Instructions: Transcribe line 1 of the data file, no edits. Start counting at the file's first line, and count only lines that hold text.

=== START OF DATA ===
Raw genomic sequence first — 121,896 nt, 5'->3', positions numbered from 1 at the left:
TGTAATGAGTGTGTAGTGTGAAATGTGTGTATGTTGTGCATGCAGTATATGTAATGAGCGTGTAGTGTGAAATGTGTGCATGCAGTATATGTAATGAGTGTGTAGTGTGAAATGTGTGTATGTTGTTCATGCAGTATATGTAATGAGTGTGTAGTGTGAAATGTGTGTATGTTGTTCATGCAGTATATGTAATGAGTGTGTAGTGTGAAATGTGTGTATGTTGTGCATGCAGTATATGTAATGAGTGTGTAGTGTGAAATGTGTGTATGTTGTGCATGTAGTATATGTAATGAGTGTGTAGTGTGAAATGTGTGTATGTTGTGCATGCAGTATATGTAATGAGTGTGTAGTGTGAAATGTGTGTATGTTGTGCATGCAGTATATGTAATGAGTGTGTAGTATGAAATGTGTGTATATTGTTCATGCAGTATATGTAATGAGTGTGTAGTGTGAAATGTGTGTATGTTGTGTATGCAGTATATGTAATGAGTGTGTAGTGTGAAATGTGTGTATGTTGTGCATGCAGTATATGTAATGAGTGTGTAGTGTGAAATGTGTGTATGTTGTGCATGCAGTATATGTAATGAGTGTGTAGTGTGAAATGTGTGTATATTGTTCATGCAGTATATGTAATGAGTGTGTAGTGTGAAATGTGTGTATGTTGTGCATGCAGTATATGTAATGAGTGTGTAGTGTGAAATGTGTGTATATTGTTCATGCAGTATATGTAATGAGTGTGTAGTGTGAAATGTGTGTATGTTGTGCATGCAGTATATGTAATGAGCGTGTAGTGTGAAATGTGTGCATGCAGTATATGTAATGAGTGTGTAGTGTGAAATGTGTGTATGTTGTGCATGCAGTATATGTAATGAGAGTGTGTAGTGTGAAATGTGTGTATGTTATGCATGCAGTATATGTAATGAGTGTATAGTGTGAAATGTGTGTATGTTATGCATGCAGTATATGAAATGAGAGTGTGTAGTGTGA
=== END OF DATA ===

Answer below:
Raw genomic sequence first — 121,896 nt, 5'->3', positions numbered from 1 at the left: